No legislative analysis of bills by Department staff. No testimony on bills unless asked by a legislator... DNR used to have written instructions on providing testimony. That no longer exists. 
Decisions on permits, policies, responses to FOI's [freedom of information requests] are all made by Division Administrators (political appointees). 
Routine for permit applicants to meet with senior staff (Secretary's Office) with no front line staff working on permits attending - or even notified of these meetings. 
From the same post:

* Another lobbyist said:
...for retired DNR workers...there's deep dismay about the selling off of the agency, the trashing of its mission, the disrespect for agency workers (and all public employees, for that matter, by the Walker regime). 
The most deeply dismaying, for former DNR types, is how acquiescent and compliant newer DNR workers are to this philosophy of government -- how they really know nothing else and they think this is normal. Retirees understand younger DNR workers have families to support and careers to build, but it pains them to see them robbed of their autonomy and professionalism -- and that newer workers may not even fully understand the robbery.  
*  A former staffer said: 
The most alarming issue to me is the great waste of decades of sound science, compiled overtime in on-going studies and data collection. WI had more information about our natural landscape than most states. Abolishing science services put an end to decades long studies vital to maintaining and recovering rare and endangered plants and animals as well as understanding natural communities as information on resilience for climate change. 
* A current employee on personal time said: 
The DNR is currently run by people who understand public relations spin but not the complexity of the natural resources they are responsible for...Communications staff, generally not trained specifically in resource communication, answer questions with talking points..usually developed by upper management - political appointees - and legal staff. The information provided is biased and superficial.
I do believe that all the natural resources of Wisconsin belong to the people of Wisconsin...I don't understand why people who live in one of the most beautiful and environmentally diverse places in the world voted for environmental degradation. 
*  These remarks below were among those added with permission to an updated version of the post from Gordon Stevenson, an engineer, 26-year DNR veteran, and author of the first permits for CAFOs in Wisconsin as Chief of Runoff Management.
For the majority of my career, water policy decisions were based on the strong bond between law and science, the people in charge of making those decisions had conservation and environmental protection credentials, and my colleagues and I shared the belief that Wisconsin's true and sustaining wealth is its clean water.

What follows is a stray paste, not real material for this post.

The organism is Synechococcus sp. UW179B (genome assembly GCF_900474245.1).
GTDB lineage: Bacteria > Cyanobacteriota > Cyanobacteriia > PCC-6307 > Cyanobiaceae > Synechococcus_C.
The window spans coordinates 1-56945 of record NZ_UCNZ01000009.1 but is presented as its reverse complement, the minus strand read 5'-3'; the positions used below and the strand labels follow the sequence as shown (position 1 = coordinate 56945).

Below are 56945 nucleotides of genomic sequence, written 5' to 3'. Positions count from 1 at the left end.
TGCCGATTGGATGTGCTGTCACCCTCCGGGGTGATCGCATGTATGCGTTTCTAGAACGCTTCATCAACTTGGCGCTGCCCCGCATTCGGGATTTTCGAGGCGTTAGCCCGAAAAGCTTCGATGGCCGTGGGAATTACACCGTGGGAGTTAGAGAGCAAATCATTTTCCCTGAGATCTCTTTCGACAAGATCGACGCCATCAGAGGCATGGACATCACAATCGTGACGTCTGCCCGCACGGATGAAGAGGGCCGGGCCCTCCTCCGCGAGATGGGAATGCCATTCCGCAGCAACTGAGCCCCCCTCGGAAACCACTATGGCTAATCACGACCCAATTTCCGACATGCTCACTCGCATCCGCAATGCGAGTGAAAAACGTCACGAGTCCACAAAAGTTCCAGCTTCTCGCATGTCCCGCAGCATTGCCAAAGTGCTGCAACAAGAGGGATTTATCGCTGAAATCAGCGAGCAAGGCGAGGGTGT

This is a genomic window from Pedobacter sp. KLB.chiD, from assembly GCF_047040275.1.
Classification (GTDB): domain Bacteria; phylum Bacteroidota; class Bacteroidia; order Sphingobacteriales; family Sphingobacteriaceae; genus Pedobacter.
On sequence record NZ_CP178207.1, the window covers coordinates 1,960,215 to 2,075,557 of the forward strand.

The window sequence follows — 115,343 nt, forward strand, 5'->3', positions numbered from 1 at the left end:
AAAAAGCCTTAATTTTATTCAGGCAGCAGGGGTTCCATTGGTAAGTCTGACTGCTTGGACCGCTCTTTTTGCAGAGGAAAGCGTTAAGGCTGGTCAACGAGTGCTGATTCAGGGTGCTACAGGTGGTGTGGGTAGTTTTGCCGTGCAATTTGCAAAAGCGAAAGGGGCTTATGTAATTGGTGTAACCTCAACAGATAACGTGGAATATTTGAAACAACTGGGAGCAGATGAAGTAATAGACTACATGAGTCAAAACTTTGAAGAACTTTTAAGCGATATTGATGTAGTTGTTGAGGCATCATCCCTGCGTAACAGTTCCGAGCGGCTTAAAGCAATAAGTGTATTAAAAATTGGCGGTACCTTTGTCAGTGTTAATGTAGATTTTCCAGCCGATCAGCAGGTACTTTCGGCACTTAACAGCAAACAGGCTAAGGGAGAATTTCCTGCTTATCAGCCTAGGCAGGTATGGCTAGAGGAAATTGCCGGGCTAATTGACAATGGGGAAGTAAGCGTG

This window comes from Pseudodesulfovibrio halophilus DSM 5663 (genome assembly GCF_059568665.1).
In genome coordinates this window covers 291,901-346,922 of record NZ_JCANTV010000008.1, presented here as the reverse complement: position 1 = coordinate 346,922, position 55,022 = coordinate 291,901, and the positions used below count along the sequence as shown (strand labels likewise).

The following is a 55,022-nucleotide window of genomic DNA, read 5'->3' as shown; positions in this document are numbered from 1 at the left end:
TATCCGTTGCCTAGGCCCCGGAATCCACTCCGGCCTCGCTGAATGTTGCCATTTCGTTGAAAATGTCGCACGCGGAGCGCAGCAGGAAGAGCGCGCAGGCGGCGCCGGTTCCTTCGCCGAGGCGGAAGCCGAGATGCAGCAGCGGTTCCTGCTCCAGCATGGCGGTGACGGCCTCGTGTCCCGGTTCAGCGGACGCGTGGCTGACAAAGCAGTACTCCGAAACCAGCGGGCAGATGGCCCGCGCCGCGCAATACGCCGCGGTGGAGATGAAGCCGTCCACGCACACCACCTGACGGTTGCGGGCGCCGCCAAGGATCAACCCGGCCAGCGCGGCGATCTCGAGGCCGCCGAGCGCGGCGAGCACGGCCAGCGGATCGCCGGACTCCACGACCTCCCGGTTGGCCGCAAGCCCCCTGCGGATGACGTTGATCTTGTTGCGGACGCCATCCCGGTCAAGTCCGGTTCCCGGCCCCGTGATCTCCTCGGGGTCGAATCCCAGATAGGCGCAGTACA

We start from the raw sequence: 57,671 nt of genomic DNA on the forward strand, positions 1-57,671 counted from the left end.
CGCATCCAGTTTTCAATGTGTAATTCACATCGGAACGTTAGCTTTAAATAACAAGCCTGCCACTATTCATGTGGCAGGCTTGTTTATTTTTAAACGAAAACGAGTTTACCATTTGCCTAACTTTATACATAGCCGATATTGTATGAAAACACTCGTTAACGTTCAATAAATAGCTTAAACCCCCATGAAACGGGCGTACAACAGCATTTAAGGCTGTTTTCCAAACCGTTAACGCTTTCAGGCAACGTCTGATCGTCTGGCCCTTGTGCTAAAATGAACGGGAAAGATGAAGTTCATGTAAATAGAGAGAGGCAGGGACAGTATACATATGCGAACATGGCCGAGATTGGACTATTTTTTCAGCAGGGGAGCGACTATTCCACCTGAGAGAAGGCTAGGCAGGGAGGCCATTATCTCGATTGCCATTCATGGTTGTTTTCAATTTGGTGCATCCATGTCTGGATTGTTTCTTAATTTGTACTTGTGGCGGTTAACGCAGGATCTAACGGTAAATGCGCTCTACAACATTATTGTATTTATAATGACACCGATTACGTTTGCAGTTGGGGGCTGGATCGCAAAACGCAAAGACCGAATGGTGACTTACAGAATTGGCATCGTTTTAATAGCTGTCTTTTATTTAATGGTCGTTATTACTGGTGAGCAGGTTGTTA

Much of that is now changed at DNR. Wisconsin DNR's water quality permit program has been found seriously deficient by the US Environmental Protection Agency. DNR is failing to protect downstream water from upstream pollution sources, they are allowing already impaired water bodies to get worse and they are suppressing the public's ability to challenge water quality permit decisions...
Wisconsin DNR's authority to protect Wisconsin's water resources is delegated from EPA. Under the delegation agreement, DNR is obligated to administer the federal Clean Water Act. DNR is not doing so. On behalf of 16 Wisconsin citizens, Midwest Environmental Advocates has filed a Citizens Petition for Corrective Action with the US Environmental Protection agency to correct these deficiencies. The petition seeks to restore the credible water quality protection program that we once had in this state.
We're arriving at an important crossroads in Wisconsin. We have our own version of Flint, Michigan in Kewaunee County where citizens cannot drink the water and we have our own version of the Gulf of Mexico Dead Zone. A dead zone now also exists in Green Bay that runs from the City of Green Bay all the way up to Marinette... 
I am even more encouraged that so many Wisconsin citizens believe like I do: that water policy decisions should be based on the strong bond between law and science, that the people in charge of making water quality decisions should have the credentials to do so, and that Wisconsin's true and sustaining wealth is its clean water."
In a subsequent email, Stevenson said:
In addition, DNR management has made it clear to staff that environmental advocacy is no longer the core mission of DNR and staff are disallowed from doing so.  What was once a guardian of Wisconsin’s natural heritage is now reduced to a rubber-stamping vendor of licenses and permits without oversight.


Anonymous said...

The article about the new DNR chief lawyer, appointed by Walker, is frightening. Just a reminder that before Walker, agencies hired lawyers through the civil service process. Walker added these governor appointed chief legal counsels to each agency so that he could control what they did. These appointees are political appointees who have to do the bidding of the governor.

James Rowen said...

Good point. I will add that. Thanks.